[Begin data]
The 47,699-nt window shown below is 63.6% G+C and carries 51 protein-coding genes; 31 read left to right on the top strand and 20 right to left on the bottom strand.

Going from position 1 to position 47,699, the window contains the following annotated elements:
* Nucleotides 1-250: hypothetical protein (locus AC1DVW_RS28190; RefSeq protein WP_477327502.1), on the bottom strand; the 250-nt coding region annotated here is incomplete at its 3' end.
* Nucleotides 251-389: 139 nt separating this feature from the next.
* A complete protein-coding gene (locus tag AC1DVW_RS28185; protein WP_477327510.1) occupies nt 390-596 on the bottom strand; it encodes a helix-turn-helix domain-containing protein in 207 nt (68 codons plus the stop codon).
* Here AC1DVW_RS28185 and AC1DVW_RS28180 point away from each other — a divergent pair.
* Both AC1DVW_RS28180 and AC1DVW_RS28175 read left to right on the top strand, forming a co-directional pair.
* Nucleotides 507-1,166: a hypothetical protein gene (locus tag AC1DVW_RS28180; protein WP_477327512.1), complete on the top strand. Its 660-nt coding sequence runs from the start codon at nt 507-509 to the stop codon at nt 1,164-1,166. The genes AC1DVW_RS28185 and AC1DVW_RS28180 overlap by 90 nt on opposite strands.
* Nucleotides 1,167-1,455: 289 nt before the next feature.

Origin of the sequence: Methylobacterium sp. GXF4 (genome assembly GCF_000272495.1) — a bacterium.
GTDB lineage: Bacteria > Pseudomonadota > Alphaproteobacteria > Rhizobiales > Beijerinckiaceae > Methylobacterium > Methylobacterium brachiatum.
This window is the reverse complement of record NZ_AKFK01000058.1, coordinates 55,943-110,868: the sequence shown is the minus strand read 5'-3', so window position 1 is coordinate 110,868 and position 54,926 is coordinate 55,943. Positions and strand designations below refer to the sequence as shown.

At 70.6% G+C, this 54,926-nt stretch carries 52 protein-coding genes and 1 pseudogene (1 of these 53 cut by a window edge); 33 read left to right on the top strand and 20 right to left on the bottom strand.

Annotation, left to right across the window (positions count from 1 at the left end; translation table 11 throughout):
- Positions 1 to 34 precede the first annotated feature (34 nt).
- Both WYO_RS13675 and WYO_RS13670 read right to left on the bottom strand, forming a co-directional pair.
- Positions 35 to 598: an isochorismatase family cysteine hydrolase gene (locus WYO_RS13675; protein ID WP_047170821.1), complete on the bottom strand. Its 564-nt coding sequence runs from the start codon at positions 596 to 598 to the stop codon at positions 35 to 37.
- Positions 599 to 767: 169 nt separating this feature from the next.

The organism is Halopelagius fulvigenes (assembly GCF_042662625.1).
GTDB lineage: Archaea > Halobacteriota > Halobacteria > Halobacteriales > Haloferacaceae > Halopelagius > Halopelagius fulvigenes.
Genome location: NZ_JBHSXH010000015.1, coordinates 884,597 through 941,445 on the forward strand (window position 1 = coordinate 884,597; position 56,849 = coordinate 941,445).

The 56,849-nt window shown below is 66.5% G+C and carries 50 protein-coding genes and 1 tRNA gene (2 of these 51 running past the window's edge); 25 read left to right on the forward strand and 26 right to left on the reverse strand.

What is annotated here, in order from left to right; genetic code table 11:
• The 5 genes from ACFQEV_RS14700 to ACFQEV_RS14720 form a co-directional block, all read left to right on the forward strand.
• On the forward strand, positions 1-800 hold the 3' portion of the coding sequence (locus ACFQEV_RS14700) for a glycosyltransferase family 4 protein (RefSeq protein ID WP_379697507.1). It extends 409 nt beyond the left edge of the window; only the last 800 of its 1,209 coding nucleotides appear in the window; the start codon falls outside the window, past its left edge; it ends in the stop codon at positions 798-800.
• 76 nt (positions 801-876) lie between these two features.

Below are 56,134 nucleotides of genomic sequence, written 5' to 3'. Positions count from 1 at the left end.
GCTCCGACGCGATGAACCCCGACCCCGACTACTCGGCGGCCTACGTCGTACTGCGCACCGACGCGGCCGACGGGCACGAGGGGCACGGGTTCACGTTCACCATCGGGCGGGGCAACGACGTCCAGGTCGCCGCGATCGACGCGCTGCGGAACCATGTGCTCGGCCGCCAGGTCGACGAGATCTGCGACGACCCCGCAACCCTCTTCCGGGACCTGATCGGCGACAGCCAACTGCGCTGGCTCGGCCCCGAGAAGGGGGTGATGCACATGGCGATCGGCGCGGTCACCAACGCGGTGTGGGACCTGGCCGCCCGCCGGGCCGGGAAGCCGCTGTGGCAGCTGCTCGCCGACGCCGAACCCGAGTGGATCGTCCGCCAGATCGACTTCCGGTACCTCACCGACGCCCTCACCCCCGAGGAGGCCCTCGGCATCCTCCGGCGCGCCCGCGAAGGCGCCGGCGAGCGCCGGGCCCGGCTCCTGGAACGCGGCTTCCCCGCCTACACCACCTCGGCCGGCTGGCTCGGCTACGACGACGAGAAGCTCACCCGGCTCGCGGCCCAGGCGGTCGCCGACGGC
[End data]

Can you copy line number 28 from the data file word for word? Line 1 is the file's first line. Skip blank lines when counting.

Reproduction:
GCTCCGACGCGATGAACCCCGACCCCGACTACTCGGCGGCCTACGTCGTACTGCGCACCGACGCGGCCGACGGGCACGAGGGGCACGGGTTCACGTTCACCATCGGGCGGGGCAACGACGTCCAGGTCGCCGCGATCGACGCGCTGCGGAACCATGTGCTCGGCCGCCAGGTCGACGAGATCTGCGACGACCCCGCAACCCTCTTCCGGGACCTGATCGGCGACAGCCAACTGCGCTGGCTCGGCCCCGAGAAGGGGGTGATGCACATGGCGATCGGCGCGGTCACCAACGCGGTGTGGGACCTGGCCGCCCGCCGGGCCGGGAAGCCGCTGTGGCAGCTGCTCGCCGACGCCGAACCCGAGTGGATCGTCCGCCAGATCGACTTCCGGTACCTCACCGACGCCCTCACCCCCGAGGAGGCCCTCGGCATCCTCCGGCGCGCCCGCGAAGGCGCCGGCGAGCGCCGGGCCCGGCTCCTGGAACGCGGCTTCCCCGCCTACACCACCTCGGCCGGCTGGCTCGGCTACGACGACGAGAAGCTCACCCGGCTCGCGGCCCAGGCGGTCGCCGACGGC